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"I'm afraid we don't have much on their merchant raiders, Skipper." The air-conditioned bridge was cool, but Alistair McKeon scrubbed irritably at a drop of sweat on his forehead as he downloaded what he did have to Honor's secondary tactical display.

"We don't have anything at all to indicate they've modified Astra-class ships like Sirius, so there's no telling what they did to her, but some of the refugees from Trevor's Star gave ONI pretty good stats on a Q-ship built on a Trumball-class hull. She was over a million and a half tons smaller than Sirius, but it's all we've got."

Honor nodded, studying the readout and trying not to show her dismay. Smaller than Sirius or not, the Trumball-class Q-ship had been more powerfully armed than most modern heavy cruisers, and she scrolled through the data till she found the notes on its chase armament. Three missile tubes and a pair of spinal mount lasers fore and aft. If Sirius's chasers had simply been scaled up proportionally, her fire would be twice as heavy as anything with which Fearless could reply.

She leaned back in her chair and felt her bridge crew's tension. This was no Fleet maneuver, and even if it had been, there was no brilliant ploy to let them ambush Sirius. A stern chase sliced away the options, and Fearless's sole, tiny advantage was that she was a smaller target. Even that was offset by the fact that the open front of her impeller wedge was twice the size of the after edge of Sirius's wedge, and despite her lower acceleration, the "freighter's" greater mass gave her wedge more powerful stress bands and, probably, sidewalls, as well.

She bit her lip while her mind raced, searching for an answer, but her thoughts slithered like a groundcar on ice. Once her overtake velocity was high enough, she could try turning from side to side. At anything above two or three million kilometers, she couldn't turn far enough to completely interpose her sidewalls—not without giving up too much of her acceleration advantage, if she meant to stop the other ship short of the hyper limit—but at least she might deny Sirius straight down-the-throat shots by zig-zagging across her wake. It wasn't much, but it was absolutely all she could do, and her mouth tried to twist bitterly. All those clever maneuvers at ATC, all that sneaky forethought she'd put into ambushing Admiral D'Orville's flagship, and all she could think of to do now was writhe like a worm in hot ashes to avoid destruction.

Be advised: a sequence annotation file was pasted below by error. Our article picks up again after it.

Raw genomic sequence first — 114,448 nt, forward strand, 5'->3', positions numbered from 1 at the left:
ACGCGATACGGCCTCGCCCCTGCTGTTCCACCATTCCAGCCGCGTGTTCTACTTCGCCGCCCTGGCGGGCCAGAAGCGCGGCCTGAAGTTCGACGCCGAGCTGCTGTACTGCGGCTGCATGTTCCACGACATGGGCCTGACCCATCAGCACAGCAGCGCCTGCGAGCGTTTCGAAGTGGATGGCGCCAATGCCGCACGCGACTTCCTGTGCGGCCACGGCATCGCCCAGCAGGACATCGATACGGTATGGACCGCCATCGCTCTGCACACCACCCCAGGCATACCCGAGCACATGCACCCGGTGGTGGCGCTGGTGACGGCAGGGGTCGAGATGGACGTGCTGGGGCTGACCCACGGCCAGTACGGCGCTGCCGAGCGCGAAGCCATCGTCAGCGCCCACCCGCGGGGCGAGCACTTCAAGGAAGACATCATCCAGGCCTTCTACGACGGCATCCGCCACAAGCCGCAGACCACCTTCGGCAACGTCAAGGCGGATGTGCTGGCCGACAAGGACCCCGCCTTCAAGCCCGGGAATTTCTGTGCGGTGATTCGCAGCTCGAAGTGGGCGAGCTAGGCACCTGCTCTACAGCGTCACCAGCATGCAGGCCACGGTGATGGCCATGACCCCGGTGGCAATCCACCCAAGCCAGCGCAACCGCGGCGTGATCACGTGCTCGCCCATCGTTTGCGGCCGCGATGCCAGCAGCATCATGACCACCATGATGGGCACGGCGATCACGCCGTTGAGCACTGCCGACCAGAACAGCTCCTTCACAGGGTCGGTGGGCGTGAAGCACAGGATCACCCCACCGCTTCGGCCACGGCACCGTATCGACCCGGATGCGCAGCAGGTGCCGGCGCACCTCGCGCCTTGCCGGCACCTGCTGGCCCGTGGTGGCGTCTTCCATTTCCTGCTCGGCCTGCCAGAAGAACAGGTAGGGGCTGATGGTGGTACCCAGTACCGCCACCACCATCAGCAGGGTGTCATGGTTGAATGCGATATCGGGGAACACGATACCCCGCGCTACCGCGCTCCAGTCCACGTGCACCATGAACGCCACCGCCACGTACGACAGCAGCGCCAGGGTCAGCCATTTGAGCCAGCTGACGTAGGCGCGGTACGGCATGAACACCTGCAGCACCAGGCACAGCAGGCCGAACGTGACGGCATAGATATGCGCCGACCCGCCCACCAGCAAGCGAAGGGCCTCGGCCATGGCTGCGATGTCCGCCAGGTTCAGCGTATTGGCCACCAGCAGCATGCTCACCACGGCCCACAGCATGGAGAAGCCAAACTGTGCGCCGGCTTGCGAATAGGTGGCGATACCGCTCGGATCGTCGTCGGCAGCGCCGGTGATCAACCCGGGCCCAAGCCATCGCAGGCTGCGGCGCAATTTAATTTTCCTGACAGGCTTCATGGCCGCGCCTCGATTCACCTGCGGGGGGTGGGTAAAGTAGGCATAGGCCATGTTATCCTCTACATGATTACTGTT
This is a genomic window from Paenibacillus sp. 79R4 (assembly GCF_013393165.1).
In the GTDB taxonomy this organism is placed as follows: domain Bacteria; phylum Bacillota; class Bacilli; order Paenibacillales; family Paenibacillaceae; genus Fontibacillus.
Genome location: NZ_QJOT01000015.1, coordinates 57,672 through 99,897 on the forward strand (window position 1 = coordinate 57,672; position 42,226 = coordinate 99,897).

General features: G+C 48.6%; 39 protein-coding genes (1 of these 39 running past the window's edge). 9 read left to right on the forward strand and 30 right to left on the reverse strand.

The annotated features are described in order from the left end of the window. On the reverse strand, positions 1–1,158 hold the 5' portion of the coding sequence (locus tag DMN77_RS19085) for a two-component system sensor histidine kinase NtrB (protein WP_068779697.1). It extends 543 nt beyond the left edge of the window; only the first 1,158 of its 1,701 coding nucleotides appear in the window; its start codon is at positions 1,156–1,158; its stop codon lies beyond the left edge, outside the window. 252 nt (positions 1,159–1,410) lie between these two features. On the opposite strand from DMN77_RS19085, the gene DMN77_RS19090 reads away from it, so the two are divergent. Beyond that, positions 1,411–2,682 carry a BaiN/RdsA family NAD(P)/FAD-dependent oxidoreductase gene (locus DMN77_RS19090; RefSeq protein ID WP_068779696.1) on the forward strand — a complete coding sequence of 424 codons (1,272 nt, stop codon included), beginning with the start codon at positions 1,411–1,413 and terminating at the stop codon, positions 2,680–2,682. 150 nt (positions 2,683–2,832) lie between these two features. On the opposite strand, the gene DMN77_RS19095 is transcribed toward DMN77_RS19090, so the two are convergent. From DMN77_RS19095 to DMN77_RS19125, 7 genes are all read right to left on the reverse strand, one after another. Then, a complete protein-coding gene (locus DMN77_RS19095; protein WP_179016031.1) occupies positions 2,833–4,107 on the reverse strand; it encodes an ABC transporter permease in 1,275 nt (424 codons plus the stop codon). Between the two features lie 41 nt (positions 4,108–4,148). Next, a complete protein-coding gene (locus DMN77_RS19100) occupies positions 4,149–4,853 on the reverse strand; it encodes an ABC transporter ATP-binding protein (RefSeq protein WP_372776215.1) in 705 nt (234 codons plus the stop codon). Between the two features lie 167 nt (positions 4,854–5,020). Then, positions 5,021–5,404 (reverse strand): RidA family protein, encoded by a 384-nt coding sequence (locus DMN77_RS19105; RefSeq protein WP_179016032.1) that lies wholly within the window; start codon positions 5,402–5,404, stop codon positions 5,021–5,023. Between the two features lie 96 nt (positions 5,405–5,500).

She glanced back at McKeon, trying to get behind his eyes and read his thoughts. He was a tac officer by training, too; what did he think she should do? Had it occurred to him that all she had to do was break off the pursuit? Fearless was the pursuer, not the pursued. If Honor let Coglin go, Sirius would simply vanish into hyper-space, and Fearless would survive.

But it wasn't an option. She might well be wrong about Sirius's mission. She was preparing to throw away her ship and her crew's lives in pursuit of a foe at least five times as powerful as they were when it was entirely possible that foe posed no threat to the Kingdom at all. Yet she couldn't know that, and she did know that if Haven was prepared to risk open war to secure Basilisk, Coglin's freighter might bring overwhelming firepower into the system before Home Fleet could respond.